Time the best asset
As the year ends many young people will be leaving secondary and tertiary education.
For many it is a scary time, as they face a world where employment is uncertain, home prices are at record levels, and the ageing population means there may not be much in the way of welfare when they retire.
It’s natural to be concerned, but young people starting out have a unique asset on their side – they have time to develop the skills and build the asset base that will assist them to have a rich and fulfilling life.
And it’s not rocket science – it’s a matter of learning and using a few fundamental skills.
Want to be wealthy?
The first key to becoming wealthy is to understand that it’s not how much you earn that makes the difference – it’s how you manage it.
Thousands of people earn big money but are always broke because any money they earn slips through their fingers. This is why any wealth- building plan depends on grabbing hold of some of that money as it comes in. Don’t fall into the trap of saying: “If I had more money I’d manage it better”. Instead think: “The better I manage my money, the more of it I will have”.
Keep in mind that people seldom succeed or fail in one great earth- shattering event. Rather, it is the succession of small things done, or not done, that makes the difference.
Here’s a good example: Matt saves 10% of each pay and Stephen spends a little more than he gets each pay by booking up stuff on credit cards. That mightn’t sound like much, but after two years Matt has $5000 in the bank and Stephen is $5000 in debt. They are now $10,000 apart and they are both just 21! Who would you rather be?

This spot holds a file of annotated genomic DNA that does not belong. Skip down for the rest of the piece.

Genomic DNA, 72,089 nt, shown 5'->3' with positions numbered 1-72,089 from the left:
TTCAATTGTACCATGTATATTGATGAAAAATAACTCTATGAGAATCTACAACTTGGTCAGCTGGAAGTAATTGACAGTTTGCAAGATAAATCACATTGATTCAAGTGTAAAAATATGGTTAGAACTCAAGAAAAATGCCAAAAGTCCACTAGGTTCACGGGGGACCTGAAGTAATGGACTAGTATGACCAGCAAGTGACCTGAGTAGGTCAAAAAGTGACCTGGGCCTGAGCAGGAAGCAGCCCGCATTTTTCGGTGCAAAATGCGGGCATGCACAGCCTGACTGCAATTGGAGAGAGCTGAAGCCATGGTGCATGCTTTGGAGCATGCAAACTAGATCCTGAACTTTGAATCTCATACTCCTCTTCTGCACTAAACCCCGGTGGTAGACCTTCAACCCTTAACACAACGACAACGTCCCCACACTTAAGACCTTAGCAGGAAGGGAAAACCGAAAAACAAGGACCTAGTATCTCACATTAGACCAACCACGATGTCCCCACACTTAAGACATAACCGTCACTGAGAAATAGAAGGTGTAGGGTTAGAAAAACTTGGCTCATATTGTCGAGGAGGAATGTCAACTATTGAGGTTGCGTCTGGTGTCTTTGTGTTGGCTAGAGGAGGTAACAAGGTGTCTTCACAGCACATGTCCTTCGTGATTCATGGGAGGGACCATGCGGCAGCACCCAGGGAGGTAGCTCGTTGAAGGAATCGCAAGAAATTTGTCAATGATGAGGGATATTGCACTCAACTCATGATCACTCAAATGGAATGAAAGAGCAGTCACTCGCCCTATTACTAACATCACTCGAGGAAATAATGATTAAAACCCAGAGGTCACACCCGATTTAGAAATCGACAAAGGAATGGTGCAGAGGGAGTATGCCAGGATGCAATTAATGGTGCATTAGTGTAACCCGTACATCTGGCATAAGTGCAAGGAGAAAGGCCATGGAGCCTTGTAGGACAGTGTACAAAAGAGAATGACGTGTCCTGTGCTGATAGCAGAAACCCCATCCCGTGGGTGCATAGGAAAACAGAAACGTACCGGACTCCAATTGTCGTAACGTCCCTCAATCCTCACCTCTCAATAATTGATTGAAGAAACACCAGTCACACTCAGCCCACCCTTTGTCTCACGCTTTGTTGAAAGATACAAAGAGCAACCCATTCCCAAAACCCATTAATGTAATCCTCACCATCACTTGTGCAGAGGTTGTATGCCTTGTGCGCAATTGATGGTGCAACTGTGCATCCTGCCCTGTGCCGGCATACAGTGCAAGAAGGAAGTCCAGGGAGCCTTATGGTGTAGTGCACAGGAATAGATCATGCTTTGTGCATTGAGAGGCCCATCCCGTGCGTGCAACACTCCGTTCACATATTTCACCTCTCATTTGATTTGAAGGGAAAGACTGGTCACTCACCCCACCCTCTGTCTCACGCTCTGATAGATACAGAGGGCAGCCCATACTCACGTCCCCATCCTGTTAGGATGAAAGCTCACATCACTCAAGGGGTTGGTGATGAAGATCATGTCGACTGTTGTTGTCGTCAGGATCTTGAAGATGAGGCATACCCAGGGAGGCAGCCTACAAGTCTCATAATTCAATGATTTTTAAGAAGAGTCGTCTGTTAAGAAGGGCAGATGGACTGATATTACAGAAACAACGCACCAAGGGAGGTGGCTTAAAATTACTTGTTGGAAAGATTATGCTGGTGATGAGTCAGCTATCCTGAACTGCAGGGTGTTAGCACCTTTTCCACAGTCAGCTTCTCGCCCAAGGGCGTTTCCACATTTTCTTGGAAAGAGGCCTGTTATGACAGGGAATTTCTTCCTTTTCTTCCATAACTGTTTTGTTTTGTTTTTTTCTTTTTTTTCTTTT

Another critical factor to wealth- building is an understanding of how compound interest works. Whether you are investing money, or borrowing money, the two factors that have the most influence on the outcome are rate and time.
If a person invested $1000 a month for two years at 4 percent they would have $26,000 at the end of the period. If they could earn 8 percent per annum they would have $27,000 at the end of the two-year period. Because the term is short, the rate matters little.
However, if the term increased to 35 years the sums accumulated at the end of the period would be $900,000 and $2.5 million respectively. The combination of the higher rate and the longer period of investment made a difference of $1.6 million.
The same principles apply when you are borrowing money. Suppose two people borrowed $15,000 for a car and both took out a personal loan at 10%. If one paid it back over one year the interest would be just $750. But if the other did not understand compound interest and stretched it out to 5 years the interest would be $4200.
One of the best strategies is to make sure that the money you invest is the first item that comes out of your salary. If you try to save what is left you will invariably find there is nothing – by making savings and investment the priority, you are giving it the importance it deserves.
Noel Whittaker is the author of Making Money Made Simple and numerous other books on personal finance. His advice is general in nature and readers should seek their own professional advice before making any financial decisions. Email: firstname.lastname@example.org.